Abbas’ speech shows he is burning bridges with the U.S.

Abbas’ attack on Trump and top White House officials signals that he no longer wants the U.S. involved in peace negotiations. Gradual recognition of a Palestinian state is now his preferred course of action.

By Elhanan Miller

Palestinian President Mahmoud Abbas speaks during a meeting with members of the PLO Central Committee in the West Bank city of Ramallah, January 14, 2018. (Flash90)
Palestinian President Mahmoud Abbas speaks during a meeting with members of the PLO Central Committee in the West Bank city of Ramallah, January 14, 2018. (Flash90)

Those who survived Mahmoud Abbas’ tedious history during his speech to the PLO Central Committee on Monday, and avoided the temptation of focusing on the Palestinian president’s style over substance, was able to hear the core of his oration: redefining the Palestinian Authority’s relations with the United States under President Trump.

The speech’s central message focused on the utter refusal to return to the negotiating table with Israel through American mediation. Abbas proposed the five UN Security Council’s five permanent members, along with Germany (known as the P5+1) — who negotiated with Iran over its nuclear deal — as a possible alternative for mediation.

In the first part of his speech, Abbas emphasized the role of the United States in the history of the region’s colonization, in order to justify the “divorce.” Today, says the Palestinian president, the United States speaks in two voices: while the White House treats the PA as a state (Abbas mentioned the fact that Trump surveyed the Palestinian honor guard on his visit), and Congress — under pressure from certain lobby groups — treats it as a terrorist entity.

Abbas claimed that in 2011, when the U.S. demanded he refrain from joining UNESCO, he insisted on joining as a matter of principle to prove that Palestinians will not bow down before imperialistic dictates. The humiliation continued, said Abbas, in November of last year, when the Americans threatened to shut down the PLO’s diplomatic mission in Washington D.C. The Trump administration then reversed its decision, saying it would renew the mission’s permit every seven months, as long as the Palestinian flag is removed from the building.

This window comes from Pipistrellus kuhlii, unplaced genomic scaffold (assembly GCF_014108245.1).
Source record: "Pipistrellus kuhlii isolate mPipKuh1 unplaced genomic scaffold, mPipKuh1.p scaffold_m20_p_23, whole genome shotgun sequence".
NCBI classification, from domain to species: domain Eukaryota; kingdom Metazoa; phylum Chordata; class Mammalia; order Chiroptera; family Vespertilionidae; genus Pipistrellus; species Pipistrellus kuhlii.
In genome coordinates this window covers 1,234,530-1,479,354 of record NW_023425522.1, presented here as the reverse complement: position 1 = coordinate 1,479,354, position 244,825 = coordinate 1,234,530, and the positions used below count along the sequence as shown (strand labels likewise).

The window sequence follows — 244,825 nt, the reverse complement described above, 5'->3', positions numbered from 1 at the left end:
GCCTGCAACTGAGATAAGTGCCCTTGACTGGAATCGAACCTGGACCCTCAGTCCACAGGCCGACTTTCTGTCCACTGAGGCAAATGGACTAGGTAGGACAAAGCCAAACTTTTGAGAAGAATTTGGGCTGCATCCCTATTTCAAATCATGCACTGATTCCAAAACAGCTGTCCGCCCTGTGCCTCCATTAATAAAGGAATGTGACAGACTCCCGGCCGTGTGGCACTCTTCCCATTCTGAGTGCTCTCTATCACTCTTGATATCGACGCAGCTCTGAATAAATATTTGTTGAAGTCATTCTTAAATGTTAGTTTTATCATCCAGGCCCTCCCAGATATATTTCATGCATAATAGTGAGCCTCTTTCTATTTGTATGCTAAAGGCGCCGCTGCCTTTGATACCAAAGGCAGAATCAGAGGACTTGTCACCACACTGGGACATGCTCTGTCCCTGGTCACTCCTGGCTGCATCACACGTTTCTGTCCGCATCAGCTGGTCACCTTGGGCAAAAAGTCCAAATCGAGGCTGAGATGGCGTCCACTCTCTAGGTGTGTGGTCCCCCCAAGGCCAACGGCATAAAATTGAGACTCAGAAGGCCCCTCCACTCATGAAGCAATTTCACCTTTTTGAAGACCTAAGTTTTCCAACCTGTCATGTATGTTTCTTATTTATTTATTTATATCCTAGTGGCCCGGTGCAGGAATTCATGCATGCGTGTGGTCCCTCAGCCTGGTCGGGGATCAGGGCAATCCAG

“That is how the battle between us began,” said the Palestinian president. “We tell them: if the flag is removed, we will close down the office. Enough. We do not need an office, and we do not want to sit in Washington. They said ‘No, no, no. Not to that far.'” This, said Abbas, was how the PA reformulated its relationship with the United States.

Abbas claimed that today the U.S. has made peace with the Palestinians gradually becoming part of 500 conventions, agreements, and international bodies, yet warns against the PA joining 22 of them. The Palestinians, said Abbas, agreed to do so on the condition that the Americans leave their diplomatic mission in Washington D.C. open, do not move the U.S. embassy to Jerusalem, do not harm the economic aid to the PA, and ask Israel to stop settlement building. “If you do not make a commitment, we won’t make a commitment. What will be will be.”

In a moment of candor, Abbas revealed that he refused a request by Saeb Erekat, the PA official responsible for negotiations with Israel, to meet with U.S. Ambassador to Israel, David Friedman, due to thew latter’s refusal to use the word “occupation.” “I will not meet with this man,” Abbas clarified, “put him in a settlement.” Abbas also criticized U.S. Ambassador to the UN Nikki Haley for her “shameful” defense of Israel.

Israeli Prime minister Benjamin Netanyahu speaks with U.S. Ambassador to Israel David Friedman during a ceremony marking the 50th anniversary of Israel capturing East Jerusalem, May 21, 2017. (Alex Kolomoisky/Flash90)
Israeli Prime minister Benjamin Netanyahu speaks with U.S. Ambassador to Israel David Friedman during a ceremony marking the 50th anniversary of Israel capturing East Jerusalem, May 21, 2017. (Alex Kolomoisky/Flash90)

Every UN resolution that has passed and was favorable to the Palestinians was vetoed, Abbas protested. “Where will we go? Think about it. I do not have a solution. But we need to think about it. Not a single UN resolution was implemented. To whom will we complain? We’ll complain to Allah. But down here, there is no one?

Abbas ended his speech on an optimistic note. He praised the young Palestinians who meet with pro-peace Israelis, while emphasizing that “not all Israelis are alike. There are those who support peace and those who oppose it. We must try.”

Those meetings, he says, are helpful, and thus will continue. “With whom do we want to make peace? With Israel. When there will be peace, when there will be Israel and Palestine, we will need to live together in coexistence. So we are already speaking to one another now, regardless of whether Netanyahu rejects peace.” He reminded those present that he was the first to support welcome a meeting with the Israeli Communist Party, and was not deterred from harsh criticism.

Abbas’ attack on Trump and top White House officials shows he is burning bridges with the U.S. Joining international conventions, and a gradual recognition of a Palestinian state in the United Nations, is now his preferred course of action.

Elhanan Miller is a research fellow at the Forum for Regional Thinking, where this article was first published in Hebrew.